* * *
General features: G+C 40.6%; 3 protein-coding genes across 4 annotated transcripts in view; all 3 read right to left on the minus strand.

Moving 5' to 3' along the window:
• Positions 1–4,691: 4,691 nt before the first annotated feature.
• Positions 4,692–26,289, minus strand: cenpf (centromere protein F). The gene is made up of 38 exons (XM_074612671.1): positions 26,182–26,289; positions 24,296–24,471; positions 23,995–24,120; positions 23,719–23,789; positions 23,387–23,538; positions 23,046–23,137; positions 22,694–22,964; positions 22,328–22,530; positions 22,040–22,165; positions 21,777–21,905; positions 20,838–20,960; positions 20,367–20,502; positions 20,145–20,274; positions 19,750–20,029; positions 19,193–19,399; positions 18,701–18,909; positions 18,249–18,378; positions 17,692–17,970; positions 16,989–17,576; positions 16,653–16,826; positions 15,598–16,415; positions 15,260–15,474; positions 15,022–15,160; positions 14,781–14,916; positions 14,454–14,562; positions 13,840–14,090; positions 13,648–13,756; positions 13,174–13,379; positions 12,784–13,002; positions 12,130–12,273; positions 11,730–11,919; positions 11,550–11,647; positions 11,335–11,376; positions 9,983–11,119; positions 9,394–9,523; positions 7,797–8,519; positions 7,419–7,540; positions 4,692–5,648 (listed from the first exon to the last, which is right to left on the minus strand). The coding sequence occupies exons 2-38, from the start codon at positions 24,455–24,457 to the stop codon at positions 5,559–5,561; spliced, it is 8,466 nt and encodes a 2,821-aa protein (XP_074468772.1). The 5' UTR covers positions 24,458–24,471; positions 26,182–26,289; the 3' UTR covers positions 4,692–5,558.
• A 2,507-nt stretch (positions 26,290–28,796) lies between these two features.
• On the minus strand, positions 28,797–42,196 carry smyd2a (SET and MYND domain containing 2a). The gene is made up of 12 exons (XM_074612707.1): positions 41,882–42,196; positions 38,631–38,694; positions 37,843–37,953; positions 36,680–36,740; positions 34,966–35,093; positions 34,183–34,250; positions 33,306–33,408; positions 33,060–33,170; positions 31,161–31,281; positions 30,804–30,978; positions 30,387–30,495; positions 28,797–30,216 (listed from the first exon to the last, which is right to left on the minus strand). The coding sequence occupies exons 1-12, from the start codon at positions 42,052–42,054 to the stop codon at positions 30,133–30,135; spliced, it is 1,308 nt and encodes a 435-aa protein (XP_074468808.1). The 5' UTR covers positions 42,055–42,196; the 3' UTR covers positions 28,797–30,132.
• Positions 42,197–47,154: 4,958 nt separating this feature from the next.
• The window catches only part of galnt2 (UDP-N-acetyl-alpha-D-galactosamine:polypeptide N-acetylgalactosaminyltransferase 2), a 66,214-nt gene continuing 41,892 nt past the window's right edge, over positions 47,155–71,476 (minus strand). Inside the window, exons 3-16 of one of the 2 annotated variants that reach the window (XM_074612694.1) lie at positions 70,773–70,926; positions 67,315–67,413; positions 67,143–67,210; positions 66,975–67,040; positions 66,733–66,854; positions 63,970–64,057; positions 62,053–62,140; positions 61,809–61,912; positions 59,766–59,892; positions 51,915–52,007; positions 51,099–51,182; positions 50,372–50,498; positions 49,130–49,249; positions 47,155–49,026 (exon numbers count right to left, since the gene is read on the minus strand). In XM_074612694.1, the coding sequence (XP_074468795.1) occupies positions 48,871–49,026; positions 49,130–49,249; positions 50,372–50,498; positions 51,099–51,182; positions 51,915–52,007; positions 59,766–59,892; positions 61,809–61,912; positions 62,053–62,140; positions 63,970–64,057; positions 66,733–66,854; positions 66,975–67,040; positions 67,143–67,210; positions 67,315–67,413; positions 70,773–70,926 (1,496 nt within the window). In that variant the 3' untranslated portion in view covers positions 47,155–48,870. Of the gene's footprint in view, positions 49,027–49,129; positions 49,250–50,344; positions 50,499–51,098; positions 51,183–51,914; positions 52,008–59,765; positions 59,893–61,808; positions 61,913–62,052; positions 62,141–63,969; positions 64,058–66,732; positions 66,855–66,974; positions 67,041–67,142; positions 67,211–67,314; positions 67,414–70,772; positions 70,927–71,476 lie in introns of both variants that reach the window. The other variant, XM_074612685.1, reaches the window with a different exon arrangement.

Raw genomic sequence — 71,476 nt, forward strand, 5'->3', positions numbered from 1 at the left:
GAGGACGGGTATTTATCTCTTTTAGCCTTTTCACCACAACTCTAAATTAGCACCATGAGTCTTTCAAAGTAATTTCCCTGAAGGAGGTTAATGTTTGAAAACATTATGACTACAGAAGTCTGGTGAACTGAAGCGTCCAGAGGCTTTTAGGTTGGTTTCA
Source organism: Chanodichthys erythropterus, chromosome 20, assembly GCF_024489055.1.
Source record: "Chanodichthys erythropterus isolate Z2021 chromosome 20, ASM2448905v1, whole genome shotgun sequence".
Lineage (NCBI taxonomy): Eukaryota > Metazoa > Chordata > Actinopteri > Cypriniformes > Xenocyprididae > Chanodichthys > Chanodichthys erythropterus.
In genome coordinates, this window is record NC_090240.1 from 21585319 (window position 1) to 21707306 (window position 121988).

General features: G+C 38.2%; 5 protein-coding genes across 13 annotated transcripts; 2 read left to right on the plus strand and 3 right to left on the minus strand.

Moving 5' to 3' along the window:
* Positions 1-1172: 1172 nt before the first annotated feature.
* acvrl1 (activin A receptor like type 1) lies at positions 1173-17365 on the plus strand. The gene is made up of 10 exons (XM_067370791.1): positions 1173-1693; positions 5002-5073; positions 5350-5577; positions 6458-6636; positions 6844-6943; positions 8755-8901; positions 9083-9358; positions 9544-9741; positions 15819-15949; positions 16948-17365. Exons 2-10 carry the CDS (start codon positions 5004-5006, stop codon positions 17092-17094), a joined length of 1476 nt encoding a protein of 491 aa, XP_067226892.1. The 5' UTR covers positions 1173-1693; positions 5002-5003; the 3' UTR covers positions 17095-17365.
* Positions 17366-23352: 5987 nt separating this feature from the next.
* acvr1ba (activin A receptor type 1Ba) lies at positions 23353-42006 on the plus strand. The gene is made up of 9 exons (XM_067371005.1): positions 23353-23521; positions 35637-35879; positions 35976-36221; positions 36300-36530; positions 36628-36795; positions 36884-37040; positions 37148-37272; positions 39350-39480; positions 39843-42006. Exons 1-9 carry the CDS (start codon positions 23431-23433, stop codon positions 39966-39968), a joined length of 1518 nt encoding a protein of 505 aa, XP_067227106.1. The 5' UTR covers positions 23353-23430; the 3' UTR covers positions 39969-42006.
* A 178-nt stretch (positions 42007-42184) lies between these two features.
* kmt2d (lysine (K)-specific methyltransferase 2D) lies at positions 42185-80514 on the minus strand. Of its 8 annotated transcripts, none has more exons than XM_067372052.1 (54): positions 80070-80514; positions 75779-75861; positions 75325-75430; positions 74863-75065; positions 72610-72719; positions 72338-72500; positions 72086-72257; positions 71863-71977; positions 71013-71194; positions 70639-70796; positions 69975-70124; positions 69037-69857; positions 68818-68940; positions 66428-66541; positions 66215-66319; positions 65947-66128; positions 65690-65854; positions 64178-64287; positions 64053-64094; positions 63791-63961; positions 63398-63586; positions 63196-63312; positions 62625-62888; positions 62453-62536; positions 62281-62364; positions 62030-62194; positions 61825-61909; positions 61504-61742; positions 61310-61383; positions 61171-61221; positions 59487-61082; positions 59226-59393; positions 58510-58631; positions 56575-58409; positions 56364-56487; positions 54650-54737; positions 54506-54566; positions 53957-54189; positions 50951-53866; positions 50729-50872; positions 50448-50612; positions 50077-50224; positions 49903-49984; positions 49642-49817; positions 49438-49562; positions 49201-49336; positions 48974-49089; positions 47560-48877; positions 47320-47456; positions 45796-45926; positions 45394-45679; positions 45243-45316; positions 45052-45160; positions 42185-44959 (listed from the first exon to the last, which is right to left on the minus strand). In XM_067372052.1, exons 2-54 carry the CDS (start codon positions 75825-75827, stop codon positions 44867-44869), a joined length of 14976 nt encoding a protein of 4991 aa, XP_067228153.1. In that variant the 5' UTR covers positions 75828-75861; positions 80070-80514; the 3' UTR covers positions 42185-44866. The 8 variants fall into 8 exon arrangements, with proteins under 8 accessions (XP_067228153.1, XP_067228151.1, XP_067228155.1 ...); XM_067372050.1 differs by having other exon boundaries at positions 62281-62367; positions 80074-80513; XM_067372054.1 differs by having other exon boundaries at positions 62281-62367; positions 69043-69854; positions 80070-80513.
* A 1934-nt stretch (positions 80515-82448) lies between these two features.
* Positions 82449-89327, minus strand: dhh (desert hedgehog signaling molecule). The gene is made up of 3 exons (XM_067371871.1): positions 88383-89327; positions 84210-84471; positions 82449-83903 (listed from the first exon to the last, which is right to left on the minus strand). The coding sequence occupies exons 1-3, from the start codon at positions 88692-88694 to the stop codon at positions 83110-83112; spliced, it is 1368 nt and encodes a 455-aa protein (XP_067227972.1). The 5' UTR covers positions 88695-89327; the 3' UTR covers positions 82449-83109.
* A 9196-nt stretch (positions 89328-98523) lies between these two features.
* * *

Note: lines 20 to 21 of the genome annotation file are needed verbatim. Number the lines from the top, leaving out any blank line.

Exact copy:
* acvr1ba (activin A receptor type 1Ba) lies at positions 23353-42006 on the plus strand. The gene is made up of 9 exons (XM_067371005.1): positions 23353-23521; positions 35637-35879; positions 35976-36221; positions 36300-36530; positions 36628-36795; positions 36884-37040; positions 37148-37272; positions 39350-39480; positions 39843-42006. Exons 1-9 carry the CDS (start codon positions 23431-23433, stop codon positions 39966-39968), a joined length of 1518 nt encoding a protein of 505 aa, XP_067227106.1. The 5' UTR covers positions 23353-23430; the 3' UTR covers positions 39969-42006.
* A 178-nt stretch (positions 42007-42184) lies between these two features.